Instructional support reminds teachers that the Math Standards have specific focus areas at each grade level and that the best way to engage students is through problem solving in the context of the real world. The Math Modules have a strategy called Read-Draw-Write when solving word problems. Once the problem is read – either by the teacher or students, the key is to determine what the question is asking for. Listing the important information from the problem in a tape diagram is one way for students to visualize the mathematics involved in solving the problem. It’s not the only way, but it is a strategy that is effective for struggling learners. Many parents have never seen a tape diagram and that can be frustrating when they are trying to help their children with homework, so it is our job to help the parents as well. Once you get the hang of it, tape diagrams make a lot of sense.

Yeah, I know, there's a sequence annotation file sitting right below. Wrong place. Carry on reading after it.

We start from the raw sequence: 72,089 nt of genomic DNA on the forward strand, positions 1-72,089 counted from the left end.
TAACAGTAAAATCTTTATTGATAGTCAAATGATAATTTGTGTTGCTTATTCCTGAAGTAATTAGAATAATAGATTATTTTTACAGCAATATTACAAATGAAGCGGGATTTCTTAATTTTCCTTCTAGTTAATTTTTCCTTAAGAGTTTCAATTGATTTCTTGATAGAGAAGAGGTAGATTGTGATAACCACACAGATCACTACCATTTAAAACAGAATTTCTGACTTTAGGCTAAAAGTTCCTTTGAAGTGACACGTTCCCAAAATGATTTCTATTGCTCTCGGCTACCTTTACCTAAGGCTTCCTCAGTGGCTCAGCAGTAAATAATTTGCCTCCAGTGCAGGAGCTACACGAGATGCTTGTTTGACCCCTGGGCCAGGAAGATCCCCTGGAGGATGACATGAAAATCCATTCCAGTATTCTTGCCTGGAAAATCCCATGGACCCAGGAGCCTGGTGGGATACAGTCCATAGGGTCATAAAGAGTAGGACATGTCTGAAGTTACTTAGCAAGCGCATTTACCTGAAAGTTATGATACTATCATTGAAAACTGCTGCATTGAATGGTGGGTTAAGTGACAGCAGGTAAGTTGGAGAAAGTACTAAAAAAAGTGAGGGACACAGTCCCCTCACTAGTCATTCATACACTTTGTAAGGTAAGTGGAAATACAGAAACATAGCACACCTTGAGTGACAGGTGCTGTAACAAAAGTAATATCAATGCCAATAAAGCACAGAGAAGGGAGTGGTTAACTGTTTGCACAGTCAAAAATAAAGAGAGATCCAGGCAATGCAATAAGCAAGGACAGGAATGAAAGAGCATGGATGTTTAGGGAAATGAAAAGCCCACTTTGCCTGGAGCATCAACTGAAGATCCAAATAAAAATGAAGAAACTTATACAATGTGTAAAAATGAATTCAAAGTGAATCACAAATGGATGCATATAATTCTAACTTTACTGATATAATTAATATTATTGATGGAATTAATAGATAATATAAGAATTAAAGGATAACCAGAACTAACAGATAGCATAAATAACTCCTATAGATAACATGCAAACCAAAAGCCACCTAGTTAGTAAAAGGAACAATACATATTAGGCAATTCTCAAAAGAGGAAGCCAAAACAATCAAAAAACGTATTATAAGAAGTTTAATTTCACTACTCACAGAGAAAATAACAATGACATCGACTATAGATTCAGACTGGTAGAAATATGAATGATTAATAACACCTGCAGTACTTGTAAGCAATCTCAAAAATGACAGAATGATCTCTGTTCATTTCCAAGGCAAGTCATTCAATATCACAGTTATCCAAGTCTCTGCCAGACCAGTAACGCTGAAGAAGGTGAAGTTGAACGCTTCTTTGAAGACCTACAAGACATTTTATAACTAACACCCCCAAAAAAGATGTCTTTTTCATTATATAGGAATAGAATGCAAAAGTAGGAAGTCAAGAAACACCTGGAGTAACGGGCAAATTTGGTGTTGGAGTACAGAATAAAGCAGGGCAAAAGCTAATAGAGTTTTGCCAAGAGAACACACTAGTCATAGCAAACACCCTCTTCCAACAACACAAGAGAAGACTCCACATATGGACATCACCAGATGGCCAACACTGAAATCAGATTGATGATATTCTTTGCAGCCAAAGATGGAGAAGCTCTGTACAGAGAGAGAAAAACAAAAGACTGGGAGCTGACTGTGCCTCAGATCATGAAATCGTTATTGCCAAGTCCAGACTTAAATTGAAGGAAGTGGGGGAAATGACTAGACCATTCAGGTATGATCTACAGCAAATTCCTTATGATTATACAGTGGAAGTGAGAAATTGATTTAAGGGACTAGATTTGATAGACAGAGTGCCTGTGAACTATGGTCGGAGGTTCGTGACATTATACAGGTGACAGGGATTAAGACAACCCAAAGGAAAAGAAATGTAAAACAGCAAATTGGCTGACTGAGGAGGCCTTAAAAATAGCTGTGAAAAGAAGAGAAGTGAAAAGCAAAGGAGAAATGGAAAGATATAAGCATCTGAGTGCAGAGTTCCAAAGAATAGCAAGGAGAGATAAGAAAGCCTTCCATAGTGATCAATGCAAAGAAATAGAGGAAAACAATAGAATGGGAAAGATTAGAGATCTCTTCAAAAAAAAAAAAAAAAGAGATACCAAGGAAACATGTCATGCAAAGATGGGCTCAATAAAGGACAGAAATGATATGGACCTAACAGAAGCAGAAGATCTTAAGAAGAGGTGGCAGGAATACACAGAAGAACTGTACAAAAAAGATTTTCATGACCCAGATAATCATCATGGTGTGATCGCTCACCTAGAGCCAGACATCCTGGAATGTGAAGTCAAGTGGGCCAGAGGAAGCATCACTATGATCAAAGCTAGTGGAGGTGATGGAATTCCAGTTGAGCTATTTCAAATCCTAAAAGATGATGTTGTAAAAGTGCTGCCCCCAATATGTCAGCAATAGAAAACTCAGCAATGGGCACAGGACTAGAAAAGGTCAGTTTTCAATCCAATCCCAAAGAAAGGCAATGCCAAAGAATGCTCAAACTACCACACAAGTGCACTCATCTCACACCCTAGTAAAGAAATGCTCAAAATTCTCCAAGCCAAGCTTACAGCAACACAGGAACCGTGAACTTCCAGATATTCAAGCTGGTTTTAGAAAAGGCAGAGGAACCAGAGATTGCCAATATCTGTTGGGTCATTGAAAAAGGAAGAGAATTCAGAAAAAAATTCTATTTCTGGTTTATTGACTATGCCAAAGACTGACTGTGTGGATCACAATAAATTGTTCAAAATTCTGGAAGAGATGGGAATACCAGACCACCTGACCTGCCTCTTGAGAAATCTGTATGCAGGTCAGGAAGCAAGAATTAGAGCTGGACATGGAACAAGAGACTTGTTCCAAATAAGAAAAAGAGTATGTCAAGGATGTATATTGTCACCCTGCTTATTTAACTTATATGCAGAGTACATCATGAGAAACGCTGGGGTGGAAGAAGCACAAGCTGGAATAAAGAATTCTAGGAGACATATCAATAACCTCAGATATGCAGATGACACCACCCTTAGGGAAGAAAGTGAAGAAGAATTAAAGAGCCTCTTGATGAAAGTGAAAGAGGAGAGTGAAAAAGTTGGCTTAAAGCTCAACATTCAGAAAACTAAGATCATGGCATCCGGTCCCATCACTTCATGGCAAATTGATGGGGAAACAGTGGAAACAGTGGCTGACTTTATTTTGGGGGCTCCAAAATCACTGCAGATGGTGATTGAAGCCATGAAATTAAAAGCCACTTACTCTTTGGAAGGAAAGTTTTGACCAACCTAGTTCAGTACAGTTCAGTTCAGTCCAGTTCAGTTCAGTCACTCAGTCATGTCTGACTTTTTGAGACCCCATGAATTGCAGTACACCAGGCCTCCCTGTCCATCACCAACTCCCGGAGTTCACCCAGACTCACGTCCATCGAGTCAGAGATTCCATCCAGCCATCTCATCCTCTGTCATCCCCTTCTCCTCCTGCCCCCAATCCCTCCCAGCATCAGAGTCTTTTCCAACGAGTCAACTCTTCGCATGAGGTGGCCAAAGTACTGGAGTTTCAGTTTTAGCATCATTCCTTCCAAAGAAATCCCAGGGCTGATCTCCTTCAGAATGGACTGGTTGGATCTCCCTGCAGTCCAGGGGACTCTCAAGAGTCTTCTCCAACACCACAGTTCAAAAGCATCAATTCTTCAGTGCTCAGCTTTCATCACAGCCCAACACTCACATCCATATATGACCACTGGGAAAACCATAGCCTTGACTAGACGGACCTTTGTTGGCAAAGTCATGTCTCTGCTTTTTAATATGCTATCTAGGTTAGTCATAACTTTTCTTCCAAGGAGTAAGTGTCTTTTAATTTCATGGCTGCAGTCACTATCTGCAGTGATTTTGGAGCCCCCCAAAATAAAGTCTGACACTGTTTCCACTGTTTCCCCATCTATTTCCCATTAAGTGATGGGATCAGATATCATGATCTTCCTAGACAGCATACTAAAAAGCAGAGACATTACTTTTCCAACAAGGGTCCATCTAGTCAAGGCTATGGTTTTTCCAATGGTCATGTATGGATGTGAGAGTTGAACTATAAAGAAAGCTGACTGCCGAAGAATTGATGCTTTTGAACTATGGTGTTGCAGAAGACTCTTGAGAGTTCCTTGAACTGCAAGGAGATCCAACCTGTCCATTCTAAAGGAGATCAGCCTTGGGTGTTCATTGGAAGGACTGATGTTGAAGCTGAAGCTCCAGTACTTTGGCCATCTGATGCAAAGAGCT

A great reason for using tape diagrams is that they can be used by early elementary students when solving addition and subtraction word problems; 3rd through 5th graders can use them to help solve multiplication, division and fraction word problems; and 6th and 7th graders can use them to help solve ratio and percent word problems.
Here’s an example: Jill had the same amount of money as Karen. After Jill spent $34 and Karen spent $16, the ratio of Jill’s money to Karen’s 1:4. How much money did each girl have at first?
For more information on using tape diagrams, please contact Mary_Morris@caboces.org
Follow us on